Hillary's Senate Career Goes Down the Memory Hole

Former First Lady Hillary Clinton has now seen fit to memorialize nearly every bit of her life and career … except for the eight years during which she served as a Senator from New York.

The fact that she was more or less an average Senator with no particularly special legacy might be behind the omission. In fact, her most significant vote may have been to authorize President Bush’s use of force in Iraq. Some suggest that’s a vote she’d just as soon forget.

Next week Hillary Clinton will release “Hard Choices,” a memoir of her years as secretary of state. The book is Clinton’s first since Living History, a memoir of her childhood, Ivy League education, marriage to Bill Clinton and time as first lady. 

So: Clinton’s first book covered the period from her birth in 1947 through 2001. Her second book covers 2009 through 2013. What about the eight years in between, from 2001 to 2009? That was the time Clinton served as a U.S. senator, and it is the only part of her life she has not seen fit to write a book about.

Certainly she showed up and did work on some specific issues. But traditionally, legislative careers are not the best platforms upon which to run for higher office, unlike a governorship. Whether her time in the Senate proves to be a plus or minus for any potential presidential run by Hillary remains to be seen.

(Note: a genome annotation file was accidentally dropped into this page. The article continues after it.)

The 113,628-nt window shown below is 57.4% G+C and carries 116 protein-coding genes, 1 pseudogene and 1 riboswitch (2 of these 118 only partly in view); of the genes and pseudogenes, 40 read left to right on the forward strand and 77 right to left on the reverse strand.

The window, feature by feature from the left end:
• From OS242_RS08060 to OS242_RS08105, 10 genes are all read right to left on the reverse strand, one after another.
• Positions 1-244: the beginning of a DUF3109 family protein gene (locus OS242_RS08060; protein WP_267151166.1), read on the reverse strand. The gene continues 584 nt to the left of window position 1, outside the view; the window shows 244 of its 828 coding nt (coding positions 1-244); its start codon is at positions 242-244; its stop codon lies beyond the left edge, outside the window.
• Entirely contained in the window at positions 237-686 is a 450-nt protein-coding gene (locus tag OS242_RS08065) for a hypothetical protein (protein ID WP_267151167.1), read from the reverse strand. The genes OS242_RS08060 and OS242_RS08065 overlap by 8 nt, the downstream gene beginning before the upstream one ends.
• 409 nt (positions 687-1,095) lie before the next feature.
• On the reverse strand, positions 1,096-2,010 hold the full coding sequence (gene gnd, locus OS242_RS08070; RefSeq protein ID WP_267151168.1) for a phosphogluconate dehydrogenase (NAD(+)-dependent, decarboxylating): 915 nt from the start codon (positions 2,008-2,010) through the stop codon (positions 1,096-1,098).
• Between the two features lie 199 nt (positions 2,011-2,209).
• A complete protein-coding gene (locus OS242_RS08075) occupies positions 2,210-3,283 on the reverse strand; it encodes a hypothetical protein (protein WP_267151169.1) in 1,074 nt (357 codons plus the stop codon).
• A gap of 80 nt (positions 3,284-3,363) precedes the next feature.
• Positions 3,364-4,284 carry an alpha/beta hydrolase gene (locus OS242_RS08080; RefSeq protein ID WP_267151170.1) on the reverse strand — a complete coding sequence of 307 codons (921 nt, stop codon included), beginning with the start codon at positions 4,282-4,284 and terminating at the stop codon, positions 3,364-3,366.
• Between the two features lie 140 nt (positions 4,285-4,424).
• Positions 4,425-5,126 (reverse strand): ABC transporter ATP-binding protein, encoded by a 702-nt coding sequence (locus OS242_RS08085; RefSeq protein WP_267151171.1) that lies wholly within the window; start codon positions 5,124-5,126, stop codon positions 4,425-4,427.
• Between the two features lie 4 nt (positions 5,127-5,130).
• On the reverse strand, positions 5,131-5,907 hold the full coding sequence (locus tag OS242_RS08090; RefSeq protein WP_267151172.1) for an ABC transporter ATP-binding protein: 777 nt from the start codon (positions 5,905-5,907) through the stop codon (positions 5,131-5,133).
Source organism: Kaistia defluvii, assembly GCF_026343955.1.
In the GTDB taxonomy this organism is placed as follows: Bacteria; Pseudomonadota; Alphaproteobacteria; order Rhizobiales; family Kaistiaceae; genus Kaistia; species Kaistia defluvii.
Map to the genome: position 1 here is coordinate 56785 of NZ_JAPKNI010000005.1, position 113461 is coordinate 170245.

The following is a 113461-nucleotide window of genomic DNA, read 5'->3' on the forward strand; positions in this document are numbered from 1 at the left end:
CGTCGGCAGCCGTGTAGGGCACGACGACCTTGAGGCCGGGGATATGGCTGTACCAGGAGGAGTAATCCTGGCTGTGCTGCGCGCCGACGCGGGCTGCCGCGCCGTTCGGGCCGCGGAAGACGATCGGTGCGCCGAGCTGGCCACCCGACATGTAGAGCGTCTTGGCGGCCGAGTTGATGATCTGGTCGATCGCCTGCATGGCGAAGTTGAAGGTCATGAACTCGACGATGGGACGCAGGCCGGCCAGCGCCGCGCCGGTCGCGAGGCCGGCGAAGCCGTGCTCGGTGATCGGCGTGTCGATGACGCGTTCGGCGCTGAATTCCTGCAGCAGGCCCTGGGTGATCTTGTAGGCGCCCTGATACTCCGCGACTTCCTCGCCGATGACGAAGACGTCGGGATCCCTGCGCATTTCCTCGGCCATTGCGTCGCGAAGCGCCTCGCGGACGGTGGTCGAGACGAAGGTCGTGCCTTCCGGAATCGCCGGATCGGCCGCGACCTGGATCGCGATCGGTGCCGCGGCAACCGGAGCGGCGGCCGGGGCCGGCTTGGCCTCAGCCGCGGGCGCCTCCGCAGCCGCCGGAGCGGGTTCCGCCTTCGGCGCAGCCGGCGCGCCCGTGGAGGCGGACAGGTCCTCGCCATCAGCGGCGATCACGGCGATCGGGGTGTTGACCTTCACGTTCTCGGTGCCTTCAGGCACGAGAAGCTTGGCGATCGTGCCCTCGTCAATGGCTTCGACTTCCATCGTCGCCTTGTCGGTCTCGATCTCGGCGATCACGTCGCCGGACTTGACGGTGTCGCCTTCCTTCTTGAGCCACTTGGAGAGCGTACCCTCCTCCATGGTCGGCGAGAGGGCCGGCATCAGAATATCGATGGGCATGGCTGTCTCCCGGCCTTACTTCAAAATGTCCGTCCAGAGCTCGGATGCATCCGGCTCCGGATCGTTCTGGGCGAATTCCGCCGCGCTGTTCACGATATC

Clinton approached her time in the Senate differently from other ambitious politicians. A Ted Cruz or a Marco Rubio comes to the Senate to make a name for himself, to step up to the national stage. Clinton had all the celebrity and name recognition in the world. She needed something to show that she was a statesman in her own right, and not just the president’s wife.

Once in the Senate, Clinton surprised many with her low-key approach. “In public gatherings on Capitol Hill, she is now often the last to speak, waiting her turn in deference to ranking members of the Senate,” the New York Times reported in April 2001. The paper noted that Clinton joined a prayer group led by Republican colleagues and assured Democrats she intended to be “a workhorse, not a show horse.”

It was a completely unremarkable record, not notably different from most of her 99 Senate colleagues. And then came the October 2002 vote to authorize war in Iraq. Sen. Clinton had proven herself a team player, but this time her team was divided. What to do?